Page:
“And do you find it annoying when someone like me comes and disturbs you in your work?”
     The answer flashed. “Yes.” Then he smiled his one-way smile and I knew, without being sentimental or silly, that I was looking at one of the most beautiful men in the world.
     A first glimpse of him is shocking, because he is like a still photograph — as if all those pictures of him in magazines and newspapers have turned three-dimensional.
     Then you see the head twisted sideways into a slump, the torso shrunk inside the pale blue shirt, the wasted legs; you look at his eyes which can speak, still, and they are saying something huge and urgent — it is hard to tell what. But you are shaken because you have seen something you never thought could be seen.
Firdaus Kanga is guilty of having disturbed Hawking, as he has to use his machine every time he wants to convey something. Being a man who is paralysed in the whole body, except for a few working limbs, Hawking was visibly tired and irritated as it hinders the flow of communication. Kanga's guilt makes him ask the question if Hawking finds it annoying when people like Kanga barge into his privacy and ask questions, thereby disturbing his busy schedule. Hawking immediately responds with a yes, without taking time to type it out. It flashes on the screen with the computerised voice. But it only takes minutes for Kanga to realise that Hawking was being sarcastic, as he gives a wide grin. His smile was a one-way smile as his mouth was paralysed and his face shifted to one side when he tried to smile. It made him look as if he was the most beautiful man in the world, as he looked more innocent and childlike. The author is not being sentimental or silly, rather is giving a genuine compliment.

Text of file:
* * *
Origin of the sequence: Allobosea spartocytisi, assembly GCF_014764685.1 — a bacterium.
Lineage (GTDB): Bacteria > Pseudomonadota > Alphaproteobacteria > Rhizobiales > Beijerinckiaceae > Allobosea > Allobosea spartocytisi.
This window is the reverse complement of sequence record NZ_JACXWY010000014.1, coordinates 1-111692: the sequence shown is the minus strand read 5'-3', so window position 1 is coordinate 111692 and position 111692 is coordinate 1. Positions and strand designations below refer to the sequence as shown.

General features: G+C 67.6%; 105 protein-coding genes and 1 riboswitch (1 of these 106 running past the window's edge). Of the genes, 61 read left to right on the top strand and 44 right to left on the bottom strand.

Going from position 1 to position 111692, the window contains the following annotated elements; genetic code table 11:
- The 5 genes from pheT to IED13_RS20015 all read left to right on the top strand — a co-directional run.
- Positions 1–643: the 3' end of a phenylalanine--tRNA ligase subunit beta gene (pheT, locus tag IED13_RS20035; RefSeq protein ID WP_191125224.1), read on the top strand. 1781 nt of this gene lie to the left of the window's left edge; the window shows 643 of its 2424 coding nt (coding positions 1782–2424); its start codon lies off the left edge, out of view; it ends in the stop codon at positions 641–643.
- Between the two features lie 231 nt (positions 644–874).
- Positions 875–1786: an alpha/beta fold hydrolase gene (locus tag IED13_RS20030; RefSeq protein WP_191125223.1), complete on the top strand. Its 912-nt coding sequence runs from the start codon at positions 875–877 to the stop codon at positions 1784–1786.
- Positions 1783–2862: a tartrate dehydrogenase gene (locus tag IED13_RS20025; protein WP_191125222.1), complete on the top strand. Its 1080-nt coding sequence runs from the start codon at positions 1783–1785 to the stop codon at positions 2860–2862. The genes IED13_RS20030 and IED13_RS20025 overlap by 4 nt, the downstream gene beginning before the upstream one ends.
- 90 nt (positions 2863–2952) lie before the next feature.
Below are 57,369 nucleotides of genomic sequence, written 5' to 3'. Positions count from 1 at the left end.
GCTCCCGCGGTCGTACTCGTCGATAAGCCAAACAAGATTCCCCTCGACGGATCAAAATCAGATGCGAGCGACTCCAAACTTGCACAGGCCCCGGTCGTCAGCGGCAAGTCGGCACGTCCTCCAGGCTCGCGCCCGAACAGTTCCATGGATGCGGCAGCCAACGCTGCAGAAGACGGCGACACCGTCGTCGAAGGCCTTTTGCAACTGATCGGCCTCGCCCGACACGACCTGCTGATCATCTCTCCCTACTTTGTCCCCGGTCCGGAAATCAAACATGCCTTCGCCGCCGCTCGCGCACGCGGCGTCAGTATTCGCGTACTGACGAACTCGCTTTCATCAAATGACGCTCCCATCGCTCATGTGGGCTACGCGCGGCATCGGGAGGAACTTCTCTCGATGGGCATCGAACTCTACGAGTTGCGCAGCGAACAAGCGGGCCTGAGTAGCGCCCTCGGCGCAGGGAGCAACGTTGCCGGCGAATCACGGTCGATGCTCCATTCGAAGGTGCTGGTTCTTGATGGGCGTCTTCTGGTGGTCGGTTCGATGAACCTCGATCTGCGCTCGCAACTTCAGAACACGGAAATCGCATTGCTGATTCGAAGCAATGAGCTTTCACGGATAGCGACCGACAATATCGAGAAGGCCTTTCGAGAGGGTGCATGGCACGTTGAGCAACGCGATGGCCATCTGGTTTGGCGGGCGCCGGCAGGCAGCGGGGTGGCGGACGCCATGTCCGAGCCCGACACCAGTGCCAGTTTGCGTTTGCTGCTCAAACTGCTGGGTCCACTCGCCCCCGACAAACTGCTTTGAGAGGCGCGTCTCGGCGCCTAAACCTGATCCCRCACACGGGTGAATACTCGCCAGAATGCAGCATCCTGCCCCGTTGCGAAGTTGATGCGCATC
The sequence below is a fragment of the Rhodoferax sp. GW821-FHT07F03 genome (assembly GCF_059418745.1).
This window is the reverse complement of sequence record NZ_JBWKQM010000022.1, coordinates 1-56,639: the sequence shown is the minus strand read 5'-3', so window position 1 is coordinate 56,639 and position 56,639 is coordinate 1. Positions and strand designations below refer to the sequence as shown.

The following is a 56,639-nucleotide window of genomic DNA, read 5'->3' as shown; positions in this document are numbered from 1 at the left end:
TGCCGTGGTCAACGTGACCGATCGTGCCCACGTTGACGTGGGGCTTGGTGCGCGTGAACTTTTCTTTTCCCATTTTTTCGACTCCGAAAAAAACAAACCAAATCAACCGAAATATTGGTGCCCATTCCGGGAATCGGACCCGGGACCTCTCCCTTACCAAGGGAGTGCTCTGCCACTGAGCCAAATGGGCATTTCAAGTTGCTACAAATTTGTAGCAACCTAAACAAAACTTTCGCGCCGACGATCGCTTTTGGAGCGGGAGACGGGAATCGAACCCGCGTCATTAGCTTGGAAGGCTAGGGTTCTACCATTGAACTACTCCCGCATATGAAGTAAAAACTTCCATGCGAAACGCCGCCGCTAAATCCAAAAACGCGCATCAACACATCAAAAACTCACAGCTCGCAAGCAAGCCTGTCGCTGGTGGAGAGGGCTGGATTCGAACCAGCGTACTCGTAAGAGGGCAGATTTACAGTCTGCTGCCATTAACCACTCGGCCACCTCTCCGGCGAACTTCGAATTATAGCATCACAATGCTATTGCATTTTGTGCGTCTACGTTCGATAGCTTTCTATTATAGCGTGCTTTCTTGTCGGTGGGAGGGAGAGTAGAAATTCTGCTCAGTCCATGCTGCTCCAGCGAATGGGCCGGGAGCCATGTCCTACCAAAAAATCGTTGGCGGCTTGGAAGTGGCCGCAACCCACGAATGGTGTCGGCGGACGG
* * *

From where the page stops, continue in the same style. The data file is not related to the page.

Stephen Hawking smiling
Kanga explains that at first glance, Hawking looks different from any other human being. So far, he had only seen Hawking in pictures and newspapers. But in reality too, he looks like a still photograph from a magazine. He looks as if his picture has been turned into three-dimensional. Although his face looks still, his smile could convey a variety of emotions. At one glance, he may look rigid, but when observed keenly, one can see Hawking's head twisted sideways into a slump, as his disease does not allow him to turn his face upright. He also had his lean body tucked into a pale blue shirt, spotting a simple look. His legs were wasted, meaning that they could not carry him anywhere as it was completely paralysed. But when his entire body seems lifeless, his eyes are full of life, as it conveys all emotions. They communicate a message that is huge and urgent, but no one seems to interpret it in a proper way. Amidst all these, the author is shaken by the wonder called Stephen Hawking, who is sitting right opposite him, with his eyes conveying a million secrets.
Meaning of difficult words:
GlimpseA momentary view
SentimentalPrompted by a feeling of sadness
Three dimensionalAppearing to have length, breadth and depth
SlumpFall heavily
TorsoThe part of the body that excludes head, limbs and legs
FlashAll of a sudden
National Council of Educational Research and Training (2008). Honeydew. A Visit to Cambridge - Firdaus Kanga (pp. 96-104). Published at the Publication Division by the Secretary, National Council of Educational Research and Training, Sri Aurobindo Marg, New Delhi.